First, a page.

September 10, 2003

Bulk view

Any questions?


Ways to engage your students

- Define a concept in your own words - Explain familiar phenomena in terms of course concepts - Predict system behavior before calculating it - Think about what you've calculated - Brainstorm - Formulate questions

Make this group work. Promise to put some of them in the tests.

Things I wish they had told me



Find one or more research mentors and one or more teaching mentors, and work closely with them for at least two years. I'm looking for a teaching mentor. I like Dr. Queena Lee-Chua's style of teaching a lot. I've asked, but I'm not sure if anyone in our department has been awarded for teaching. I'll check Metrobank and other foundations. Find research collaborators who are strong in the areas in which you are weakest. If I focus on wearable computing, then I should probably find someone who's good at hardware. If computer science education, then analysis and assessment... Grade tough on homework, easier on time-bound tests. Ouch. My bad. Get copies of McKeachie1 and Wankat and Oreovicz2. W.J. McKeachie, Teaching Tips: A Guidebook for the Beginning College Teacher, 8th Edn., Lexington, MA, D.C. Heath & Co., 1986. The second book's for engineering.



- What do you like best about this course and/or the instructor? (List up to three things.) - What do you like least about the course and/or instructor? (List up to three things.) - If you were the instructor, what would you do to improve the course?

Plan for Friday:

- English-level description of sorting and searching. Give them the

weekend to think about how to translate that into code.

- Individual student evaluations. Emphasize need for comments.

Quick ideas for in-class activities

The one-minute paper looks like a good idea. - What are the two most important points brought out in class today (this week, in the chapter we just finished covering)? - What were the two muddiest points in today's class (this week's classes, this section of the course)? - What would make this material clearer to you? - # Make up a question about an everyday phenomenon that could be answered using material presented in class today (this week). (Optional:) One or two of your questions will show up on the next test.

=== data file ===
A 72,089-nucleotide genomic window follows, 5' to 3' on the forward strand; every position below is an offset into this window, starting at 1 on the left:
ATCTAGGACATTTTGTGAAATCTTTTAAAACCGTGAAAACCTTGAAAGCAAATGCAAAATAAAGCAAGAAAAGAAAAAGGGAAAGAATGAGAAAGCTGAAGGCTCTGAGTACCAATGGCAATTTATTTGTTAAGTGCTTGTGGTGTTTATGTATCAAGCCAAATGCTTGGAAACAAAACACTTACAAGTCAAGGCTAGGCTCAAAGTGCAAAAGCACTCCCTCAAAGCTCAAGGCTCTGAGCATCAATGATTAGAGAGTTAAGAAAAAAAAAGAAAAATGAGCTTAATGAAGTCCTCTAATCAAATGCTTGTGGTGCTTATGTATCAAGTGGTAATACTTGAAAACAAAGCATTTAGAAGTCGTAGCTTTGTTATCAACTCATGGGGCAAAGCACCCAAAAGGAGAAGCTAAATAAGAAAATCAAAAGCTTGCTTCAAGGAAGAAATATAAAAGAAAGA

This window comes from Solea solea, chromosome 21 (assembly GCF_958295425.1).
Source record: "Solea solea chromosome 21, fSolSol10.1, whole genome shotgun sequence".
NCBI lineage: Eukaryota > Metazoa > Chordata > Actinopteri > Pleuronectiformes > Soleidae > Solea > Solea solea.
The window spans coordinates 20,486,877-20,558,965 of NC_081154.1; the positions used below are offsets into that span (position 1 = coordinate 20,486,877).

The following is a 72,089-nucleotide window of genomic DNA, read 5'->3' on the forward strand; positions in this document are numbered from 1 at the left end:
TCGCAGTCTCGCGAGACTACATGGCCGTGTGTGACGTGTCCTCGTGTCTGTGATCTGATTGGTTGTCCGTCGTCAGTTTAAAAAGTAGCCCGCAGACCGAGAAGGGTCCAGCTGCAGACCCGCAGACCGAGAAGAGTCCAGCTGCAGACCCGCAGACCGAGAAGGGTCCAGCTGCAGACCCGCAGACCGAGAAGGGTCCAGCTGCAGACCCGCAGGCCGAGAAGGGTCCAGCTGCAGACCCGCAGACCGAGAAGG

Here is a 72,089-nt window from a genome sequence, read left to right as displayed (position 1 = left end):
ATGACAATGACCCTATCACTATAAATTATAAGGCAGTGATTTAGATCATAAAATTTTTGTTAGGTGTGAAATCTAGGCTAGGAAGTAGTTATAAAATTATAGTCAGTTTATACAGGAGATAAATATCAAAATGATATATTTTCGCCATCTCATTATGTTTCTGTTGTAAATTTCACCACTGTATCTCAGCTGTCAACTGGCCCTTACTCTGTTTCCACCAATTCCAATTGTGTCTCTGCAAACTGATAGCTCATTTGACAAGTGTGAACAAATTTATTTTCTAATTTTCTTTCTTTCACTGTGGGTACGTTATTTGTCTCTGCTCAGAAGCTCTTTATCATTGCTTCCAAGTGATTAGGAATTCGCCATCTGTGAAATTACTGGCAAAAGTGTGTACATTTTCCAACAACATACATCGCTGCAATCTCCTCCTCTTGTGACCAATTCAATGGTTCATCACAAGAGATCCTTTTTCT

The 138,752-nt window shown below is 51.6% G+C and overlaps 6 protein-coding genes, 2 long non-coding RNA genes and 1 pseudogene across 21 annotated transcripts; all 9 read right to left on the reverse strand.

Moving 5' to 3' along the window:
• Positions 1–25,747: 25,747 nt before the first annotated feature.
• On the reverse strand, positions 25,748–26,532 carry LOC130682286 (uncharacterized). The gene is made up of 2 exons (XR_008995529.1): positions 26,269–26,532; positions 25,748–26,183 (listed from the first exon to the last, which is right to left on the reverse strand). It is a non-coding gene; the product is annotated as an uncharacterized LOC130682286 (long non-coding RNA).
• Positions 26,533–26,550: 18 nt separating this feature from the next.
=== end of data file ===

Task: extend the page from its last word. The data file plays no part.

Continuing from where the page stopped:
No glamour in teaching?


The problem is, there's no glamour in being a professor. People don't think of us as powerful and important, like politicians and corporate executives; or as practicing a noble and beneficial profession, like doctors; or as pulling down a bundle for a few minutes work, like doctors, lawyers, and corporate executives; or as romantically unprincipled and somewhat sinister, like politicians, lawyers, and televangelists. In fact, people don't think of us at all. We get no crowds pointing us out and whispering to one another as we walk by; no fathers telling their children that some day they may grow up to be like us; no groupies.

Is too! I have fun teaching, and I'm rather glad I am.

Funny column, though.

Faculty meeting


- PAASCU revisit will be either end of this month or in October. - List of recommendations - Show interaction - Fine arts. aesthetics / technical - Merienda with philo: September 17, ethics discussion, mis hour? - Playstation. SCPH-30001 or SCPH-30001-R or SCPH-35001-GT - Lounge party. promotions, video games - Updates re phd program, master's, and mis - Video cards, Geforce 4 MX - Network computers for Sir Marco - Inventory of Microsoft stuff

Research on Successful New Faculty


Identifies three aspects for new-teacher success

- Collegial support.

I experience a lot of collegial support. I regularly swap stories and ideas with the other new teachers, and I occasionally learn from the senior faculty. They don't expect me to have to make all the mistakes again, and they share encouraging stories and advice.

- Teaching support.

I believe that students must actively learn. Our Teacher Formation Institute (TFI) training emphasized the importance of student-centered learning, and that's how I approached school as a student as well. I feel that my main task as a teacher is forming attitudes and skills, not just delivering content. My faculty evaluation last summer was above average. Out of 9 teachers, I was number 3, but there's still a long way to go! =)

My students can handle challenging content - I just have to find ways to present it well. I like experimenting with alternative teaching styles, although I need to make sure that my class doesn't suffer because of it. It looks like they're learning and having fun, though.

- Preparation Time vs. Research and Writing Time.